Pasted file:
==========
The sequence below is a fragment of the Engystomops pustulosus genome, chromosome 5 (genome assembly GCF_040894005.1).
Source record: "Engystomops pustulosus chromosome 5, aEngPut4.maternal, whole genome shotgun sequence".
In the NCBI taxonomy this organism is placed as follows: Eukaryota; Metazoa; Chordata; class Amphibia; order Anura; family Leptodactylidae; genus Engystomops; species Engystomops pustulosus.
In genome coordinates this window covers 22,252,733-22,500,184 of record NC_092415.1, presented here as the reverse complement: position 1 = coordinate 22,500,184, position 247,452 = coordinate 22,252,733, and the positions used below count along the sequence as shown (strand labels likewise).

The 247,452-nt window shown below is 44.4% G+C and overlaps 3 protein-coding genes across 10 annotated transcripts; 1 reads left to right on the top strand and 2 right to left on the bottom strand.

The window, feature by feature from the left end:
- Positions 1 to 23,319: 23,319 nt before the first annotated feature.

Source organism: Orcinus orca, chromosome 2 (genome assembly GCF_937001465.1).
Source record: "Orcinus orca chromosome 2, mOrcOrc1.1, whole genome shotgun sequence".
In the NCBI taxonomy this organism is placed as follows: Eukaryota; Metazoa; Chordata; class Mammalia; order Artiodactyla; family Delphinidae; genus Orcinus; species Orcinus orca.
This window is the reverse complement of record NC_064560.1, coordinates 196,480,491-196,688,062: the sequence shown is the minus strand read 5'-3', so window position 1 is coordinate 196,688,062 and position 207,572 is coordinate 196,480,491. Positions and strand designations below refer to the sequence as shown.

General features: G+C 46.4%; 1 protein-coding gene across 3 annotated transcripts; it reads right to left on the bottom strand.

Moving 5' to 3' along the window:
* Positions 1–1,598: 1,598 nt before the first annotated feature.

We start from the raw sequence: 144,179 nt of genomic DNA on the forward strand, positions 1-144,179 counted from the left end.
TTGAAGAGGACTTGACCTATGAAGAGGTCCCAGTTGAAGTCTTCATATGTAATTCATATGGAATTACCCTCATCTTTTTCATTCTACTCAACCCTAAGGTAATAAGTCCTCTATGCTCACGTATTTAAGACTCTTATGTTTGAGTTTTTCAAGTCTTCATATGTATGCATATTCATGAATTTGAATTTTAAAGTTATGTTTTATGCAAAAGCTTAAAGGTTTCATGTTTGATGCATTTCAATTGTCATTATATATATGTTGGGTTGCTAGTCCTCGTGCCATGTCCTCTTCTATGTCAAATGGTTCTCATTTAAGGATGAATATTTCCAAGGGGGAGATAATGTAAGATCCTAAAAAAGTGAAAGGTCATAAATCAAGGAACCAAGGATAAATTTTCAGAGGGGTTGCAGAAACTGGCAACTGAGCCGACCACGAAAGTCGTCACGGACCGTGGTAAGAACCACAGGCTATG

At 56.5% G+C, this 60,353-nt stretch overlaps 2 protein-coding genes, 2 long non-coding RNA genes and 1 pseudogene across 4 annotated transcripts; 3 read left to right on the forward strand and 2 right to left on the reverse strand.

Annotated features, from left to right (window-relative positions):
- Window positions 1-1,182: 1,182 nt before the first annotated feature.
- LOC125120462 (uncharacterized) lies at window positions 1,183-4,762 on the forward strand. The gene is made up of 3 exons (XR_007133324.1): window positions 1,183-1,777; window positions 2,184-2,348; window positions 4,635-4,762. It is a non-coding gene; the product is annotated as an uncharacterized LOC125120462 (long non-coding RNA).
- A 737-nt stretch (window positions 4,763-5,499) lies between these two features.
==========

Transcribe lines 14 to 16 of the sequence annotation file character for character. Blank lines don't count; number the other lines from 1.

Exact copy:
* Positions 1–1,598: 1,598 nt before the first annotated feature.

We start from the raw sequence: 144,179 nt of genomic DNA on the forward strand, positions 1-144,179 counted from the left end.
TTGAAGAGGACTTGACCTATGAAGAGGTCCCAGTTGAAGTCTTCATATGTAATTCATATGGAATTACCCTCATCTTTTTCATTCTACTCAACCCTAAGGTAATAAGTCCTCTATGCTCACGTATTTAAGACTCTTATGTTTGAGTTTTTCAAGTCTTCATATGTATGCATATTCATGAATTTGAATTTTAAAGTTATGTTTTATGCAAAAGCTTAAAGGTTTCATGTTTGATGCATTTCAATTGTCATTATATATATGTTGGGTTGCTAGTCCTCGTGCCATGTCCTCTTCTATGTCAAATGGTTCTCATTTAAGGATGAATATTTCCAAGGGGGAGATAATGTAAGATCCTAAAAAAGTGAAAGGTCATAAATCAAGGAACCAAGGATAAATTTTCAGAGGGGTTGCAGAAACTGGCAACTGAGCCGACCACGAAAGTCGTCACGGACCGTGGTAAGAACCACAGGCTATG